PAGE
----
The United States is delighted to sign the new Hague Convention on the International Recovery of Child Support, which we believe represents a major step forward in the development of a global system for enforcement of child support obligations in transnational cases. Every child deserves the support of both the child’s parents. And yet recovering child support when the child and one parent are in one country and the other parent is in another is difficult and often impossible. The legal and practical obstacles often mean that little or no support ever reaches the parent and child. Given the importance of this topic to U.S. families, and because the number of transnational cases will continue to increase, the United States has been an active participant in this negotiation. This new convention is necessary to modernize and improve the existing international system, which is outdated and does not meet the needs of an increasingly global world.The Convention, which will enter into force three months after the second ratification, complements three other Hague Conventions: the Convention on the Civil Aspects of Child Abduction (1980); the Convention on the Protection of Children and Co-operation in Respect of Intercountry Adoption (1993); and the Convention on the Jurisdiction, Applicable Law, Recognition, Enforcement and Co-operation in Respect of Parental Responsibility and Measures for the Protection of Children (1996).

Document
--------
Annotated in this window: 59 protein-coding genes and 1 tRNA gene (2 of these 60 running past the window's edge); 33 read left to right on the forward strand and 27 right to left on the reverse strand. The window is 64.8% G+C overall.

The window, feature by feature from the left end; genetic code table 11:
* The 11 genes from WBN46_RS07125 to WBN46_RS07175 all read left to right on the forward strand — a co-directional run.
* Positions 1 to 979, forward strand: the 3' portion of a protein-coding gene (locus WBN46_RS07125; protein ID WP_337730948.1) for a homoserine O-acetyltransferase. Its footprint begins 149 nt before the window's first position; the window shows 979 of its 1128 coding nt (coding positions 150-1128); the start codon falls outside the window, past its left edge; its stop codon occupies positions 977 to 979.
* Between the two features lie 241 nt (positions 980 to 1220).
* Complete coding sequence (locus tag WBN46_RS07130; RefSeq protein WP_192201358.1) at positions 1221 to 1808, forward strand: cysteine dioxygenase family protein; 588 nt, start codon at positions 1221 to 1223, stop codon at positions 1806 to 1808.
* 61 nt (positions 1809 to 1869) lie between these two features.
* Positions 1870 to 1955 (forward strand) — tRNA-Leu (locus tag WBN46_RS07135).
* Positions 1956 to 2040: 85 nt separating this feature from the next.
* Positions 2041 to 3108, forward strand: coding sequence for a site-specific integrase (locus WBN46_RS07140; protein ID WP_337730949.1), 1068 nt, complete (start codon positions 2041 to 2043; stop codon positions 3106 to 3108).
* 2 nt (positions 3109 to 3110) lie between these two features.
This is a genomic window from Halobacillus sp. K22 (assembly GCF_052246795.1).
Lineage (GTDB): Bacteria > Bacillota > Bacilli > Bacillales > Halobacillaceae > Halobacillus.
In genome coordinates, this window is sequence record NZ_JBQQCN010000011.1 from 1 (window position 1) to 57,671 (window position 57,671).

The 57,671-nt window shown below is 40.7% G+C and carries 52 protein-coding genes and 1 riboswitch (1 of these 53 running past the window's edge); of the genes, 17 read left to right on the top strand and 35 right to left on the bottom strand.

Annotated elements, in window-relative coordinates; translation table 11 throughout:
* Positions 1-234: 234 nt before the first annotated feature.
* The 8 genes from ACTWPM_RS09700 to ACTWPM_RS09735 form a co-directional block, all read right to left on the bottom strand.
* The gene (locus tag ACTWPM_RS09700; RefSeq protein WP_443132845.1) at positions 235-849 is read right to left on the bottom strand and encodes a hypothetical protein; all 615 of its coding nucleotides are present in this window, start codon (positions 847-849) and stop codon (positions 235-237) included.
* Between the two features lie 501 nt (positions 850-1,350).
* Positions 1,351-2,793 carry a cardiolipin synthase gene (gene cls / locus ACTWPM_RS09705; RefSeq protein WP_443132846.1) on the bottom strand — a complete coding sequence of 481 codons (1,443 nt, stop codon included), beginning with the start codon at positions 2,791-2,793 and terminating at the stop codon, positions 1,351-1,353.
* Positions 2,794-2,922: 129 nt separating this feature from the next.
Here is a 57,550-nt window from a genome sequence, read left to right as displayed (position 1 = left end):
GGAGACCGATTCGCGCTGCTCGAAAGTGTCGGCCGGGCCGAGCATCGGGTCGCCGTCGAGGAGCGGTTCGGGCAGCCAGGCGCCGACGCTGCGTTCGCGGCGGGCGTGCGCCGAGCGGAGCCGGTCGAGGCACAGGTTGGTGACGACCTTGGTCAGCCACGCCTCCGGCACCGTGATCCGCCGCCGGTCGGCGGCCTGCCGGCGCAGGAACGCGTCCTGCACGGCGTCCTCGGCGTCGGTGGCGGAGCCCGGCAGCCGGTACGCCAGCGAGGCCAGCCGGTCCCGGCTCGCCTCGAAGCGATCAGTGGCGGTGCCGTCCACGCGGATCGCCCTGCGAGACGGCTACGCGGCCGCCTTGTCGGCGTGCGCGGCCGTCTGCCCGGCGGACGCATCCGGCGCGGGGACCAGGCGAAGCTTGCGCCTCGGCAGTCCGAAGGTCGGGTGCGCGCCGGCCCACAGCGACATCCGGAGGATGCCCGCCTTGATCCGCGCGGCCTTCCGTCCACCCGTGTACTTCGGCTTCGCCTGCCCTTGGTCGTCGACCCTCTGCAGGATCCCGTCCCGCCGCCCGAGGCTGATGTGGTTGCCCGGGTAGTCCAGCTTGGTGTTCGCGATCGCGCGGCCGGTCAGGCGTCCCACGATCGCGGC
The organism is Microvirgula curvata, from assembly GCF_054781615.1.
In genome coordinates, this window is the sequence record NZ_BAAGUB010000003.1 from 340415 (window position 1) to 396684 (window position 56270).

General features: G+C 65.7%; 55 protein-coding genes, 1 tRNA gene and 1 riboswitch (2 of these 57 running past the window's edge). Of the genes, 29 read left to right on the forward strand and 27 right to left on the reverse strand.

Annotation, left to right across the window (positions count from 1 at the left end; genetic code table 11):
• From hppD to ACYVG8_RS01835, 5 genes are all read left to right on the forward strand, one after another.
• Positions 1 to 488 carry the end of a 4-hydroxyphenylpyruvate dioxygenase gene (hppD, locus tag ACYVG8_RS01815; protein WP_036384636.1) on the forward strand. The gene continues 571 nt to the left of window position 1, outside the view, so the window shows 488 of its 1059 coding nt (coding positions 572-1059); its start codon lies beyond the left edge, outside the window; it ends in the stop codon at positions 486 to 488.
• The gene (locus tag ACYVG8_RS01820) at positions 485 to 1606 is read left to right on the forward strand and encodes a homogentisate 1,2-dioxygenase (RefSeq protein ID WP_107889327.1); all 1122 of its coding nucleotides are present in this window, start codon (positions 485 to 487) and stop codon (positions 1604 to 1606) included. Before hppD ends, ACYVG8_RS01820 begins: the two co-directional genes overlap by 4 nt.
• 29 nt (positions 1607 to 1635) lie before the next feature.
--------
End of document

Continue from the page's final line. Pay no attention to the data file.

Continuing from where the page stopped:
Monday, November 26, 2007
Hague Convention on the International Recovery of Child Support
On Friday, delegates from sixty-eight States and the European Community finalized the Convention on the International Recovery of Child Support and other Forms of Family Maintenance at the 21st Diplomatic Session of the Hague Conference on Private International Law. The United States immediately signed the Convention, the first (and, thus far, only) State to do so. Upon signing, the U.S. delegate stated: